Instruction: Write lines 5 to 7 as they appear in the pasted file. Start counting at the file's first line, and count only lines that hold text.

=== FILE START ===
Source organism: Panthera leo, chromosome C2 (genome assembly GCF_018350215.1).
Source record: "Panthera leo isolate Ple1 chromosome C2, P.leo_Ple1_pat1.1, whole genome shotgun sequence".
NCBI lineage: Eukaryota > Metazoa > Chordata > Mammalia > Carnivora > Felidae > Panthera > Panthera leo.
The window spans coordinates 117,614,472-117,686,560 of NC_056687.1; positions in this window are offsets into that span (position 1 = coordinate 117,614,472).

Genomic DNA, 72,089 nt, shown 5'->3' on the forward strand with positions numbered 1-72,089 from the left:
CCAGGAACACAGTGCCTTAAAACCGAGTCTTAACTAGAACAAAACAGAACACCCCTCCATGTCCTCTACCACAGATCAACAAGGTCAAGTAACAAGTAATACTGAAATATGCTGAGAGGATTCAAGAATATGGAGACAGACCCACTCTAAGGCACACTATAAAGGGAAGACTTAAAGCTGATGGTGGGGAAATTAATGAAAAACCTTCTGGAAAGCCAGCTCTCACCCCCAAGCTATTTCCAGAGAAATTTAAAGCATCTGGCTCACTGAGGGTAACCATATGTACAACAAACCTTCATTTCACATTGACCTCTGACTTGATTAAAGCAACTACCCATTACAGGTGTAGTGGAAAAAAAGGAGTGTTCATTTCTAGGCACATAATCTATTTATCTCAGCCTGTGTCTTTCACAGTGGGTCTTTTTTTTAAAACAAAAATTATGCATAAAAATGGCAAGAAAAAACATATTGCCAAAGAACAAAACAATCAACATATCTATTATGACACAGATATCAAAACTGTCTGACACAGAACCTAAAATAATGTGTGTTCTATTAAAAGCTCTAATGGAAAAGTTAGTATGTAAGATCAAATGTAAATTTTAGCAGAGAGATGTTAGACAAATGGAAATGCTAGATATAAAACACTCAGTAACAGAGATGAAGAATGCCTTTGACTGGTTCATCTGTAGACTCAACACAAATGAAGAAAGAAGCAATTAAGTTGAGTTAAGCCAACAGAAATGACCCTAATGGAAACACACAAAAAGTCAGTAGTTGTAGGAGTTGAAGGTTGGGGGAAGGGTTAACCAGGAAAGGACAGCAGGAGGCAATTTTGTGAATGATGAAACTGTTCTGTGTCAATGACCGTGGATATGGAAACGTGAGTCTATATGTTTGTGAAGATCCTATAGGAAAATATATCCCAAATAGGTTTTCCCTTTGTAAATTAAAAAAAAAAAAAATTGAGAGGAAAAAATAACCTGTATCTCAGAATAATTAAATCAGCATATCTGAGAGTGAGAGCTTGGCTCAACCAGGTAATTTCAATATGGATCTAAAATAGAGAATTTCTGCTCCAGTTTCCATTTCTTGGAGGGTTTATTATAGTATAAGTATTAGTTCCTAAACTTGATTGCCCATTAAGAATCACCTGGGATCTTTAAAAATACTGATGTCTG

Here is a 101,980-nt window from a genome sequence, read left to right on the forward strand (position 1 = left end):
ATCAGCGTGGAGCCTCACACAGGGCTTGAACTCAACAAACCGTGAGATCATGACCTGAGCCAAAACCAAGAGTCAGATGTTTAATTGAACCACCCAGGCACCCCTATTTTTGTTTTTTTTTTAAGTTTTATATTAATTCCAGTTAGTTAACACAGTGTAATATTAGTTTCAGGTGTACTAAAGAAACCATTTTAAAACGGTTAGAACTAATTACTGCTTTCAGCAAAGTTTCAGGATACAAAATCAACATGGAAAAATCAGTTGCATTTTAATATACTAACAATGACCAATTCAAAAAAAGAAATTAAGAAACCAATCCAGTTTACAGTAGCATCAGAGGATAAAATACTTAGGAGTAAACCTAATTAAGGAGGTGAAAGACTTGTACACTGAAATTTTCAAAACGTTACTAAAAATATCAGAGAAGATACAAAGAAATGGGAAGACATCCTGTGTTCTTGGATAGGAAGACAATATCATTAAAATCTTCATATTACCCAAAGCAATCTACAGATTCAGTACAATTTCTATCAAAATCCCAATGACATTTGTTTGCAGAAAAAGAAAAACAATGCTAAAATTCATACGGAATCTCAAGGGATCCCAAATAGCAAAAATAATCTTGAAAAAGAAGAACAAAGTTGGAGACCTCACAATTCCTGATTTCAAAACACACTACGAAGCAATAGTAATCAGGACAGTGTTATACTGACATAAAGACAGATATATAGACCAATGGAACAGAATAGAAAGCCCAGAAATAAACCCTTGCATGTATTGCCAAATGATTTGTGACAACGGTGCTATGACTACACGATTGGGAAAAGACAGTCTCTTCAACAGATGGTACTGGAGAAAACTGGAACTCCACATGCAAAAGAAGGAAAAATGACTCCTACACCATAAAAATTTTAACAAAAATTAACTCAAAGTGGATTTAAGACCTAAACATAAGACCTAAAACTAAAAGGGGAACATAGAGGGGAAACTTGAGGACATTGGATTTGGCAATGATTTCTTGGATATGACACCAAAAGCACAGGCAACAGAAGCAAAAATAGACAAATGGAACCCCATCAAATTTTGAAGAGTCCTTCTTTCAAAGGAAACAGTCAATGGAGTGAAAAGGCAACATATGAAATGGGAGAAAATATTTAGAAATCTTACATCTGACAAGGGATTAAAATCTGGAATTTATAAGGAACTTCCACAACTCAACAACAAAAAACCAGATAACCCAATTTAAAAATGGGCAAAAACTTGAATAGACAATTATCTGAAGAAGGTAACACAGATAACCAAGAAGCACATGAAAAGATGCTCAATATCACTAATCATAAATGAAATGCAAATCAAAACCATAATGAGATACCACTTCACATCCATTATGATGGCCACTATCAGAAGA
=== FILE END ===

Genomic DNA, 72,089 nt, shown 5'->3' on the forward strand with positions numbered 1-72,089 from the left:
CCAGGAACACAGTGCCTTAAAACCGAGTCTTAACTAGAACAAAACAGAACACCCCTCCATGTCCTCTACCACAGATCAACAAGGTCAAGTAACAAGTAATACTGAAATATGCTGAGAGGATTCAAGAATATGGAGACAGACCCACTCTAAGGCACACTATAAAGGGAAGACTTAAAGCTGATGGTGGGGAAATTAATGAAAAACCTTCTGGAAAGCCAGCTCTCACCCCCAAGCTATTTCCAGAGAAATTTAAAGCATCTGGCTCACTGAGGGTAACCATATGTACAACAAACCTTCATTTCACATTGACCTCTGACTTGATTAAAGCAACTACCCATTACAGGTGTAGTGGAAAAAAAGGAGTGTTCATTTCTAGGCACATAATCTATTTATCTCAGCCTGTGTCTTTCACAGTGGGTCTTTTTTTTAAAACAAAAATTATGCATAAAAATGGCAAGAAAAAACATATTGCCAAAGAACAAAACAATCAACATATCTATTATGACACAGATATCAAAACTGTCTGACACAGAACCTAAAATAATGTGTGTTCTATTAAAAGCTCTAATGGAAAAGTTAGTATGTAAGATCAAATGTAAATTTTAGCAGAGAGATGTTAGACAAATGGAAATGCTAGATATAAAACACTCAGTAACAGAGATGAAGAATGCCTTTGACTGGTTCATCTGTAGACTCAACACAAATGAAGAAAGAAGCAATTAAGTTGAGTTAAGCCAACAGAAATGACCCTAATGGAAACACACAAAAAGTCAGTAGTTGTAGGAGTTGAAGGTTGGGGGAAGGGTTAACCAGGAAAGGACAGCAGGAGGCAATTTTGTGAATGATGAAACTGTTCTGTGTCAATGACCGTGGATATGGAAACGTGAGTCTATATGTTTGTGAAGATCCTATAGGAAAATATATCCCAAATAGGTTTTCCCTTTGTAAATTAAAAAAAAAAAAAATTGAGAGGAAAAAATAACCTGTATCTCAGAATAATTAAATCAGCATATCTGAGAGTGAGAGCTTGGCTCAACCAGGTAATTTCAATATGGATCTAAAATAGAGAATTTCTGCTCCAGTTTCCATTTCTTGGAGGGTTTATTATAGTATAAGTATTAGTTCCTAAACTTGATTGCCCATTAAGAATCACCTGGGATCTTTAAAAATACTGATGTCTG

Here is a 101,980-nt window from a genome sequence, read left to right on the forward strand (position 1 = left end):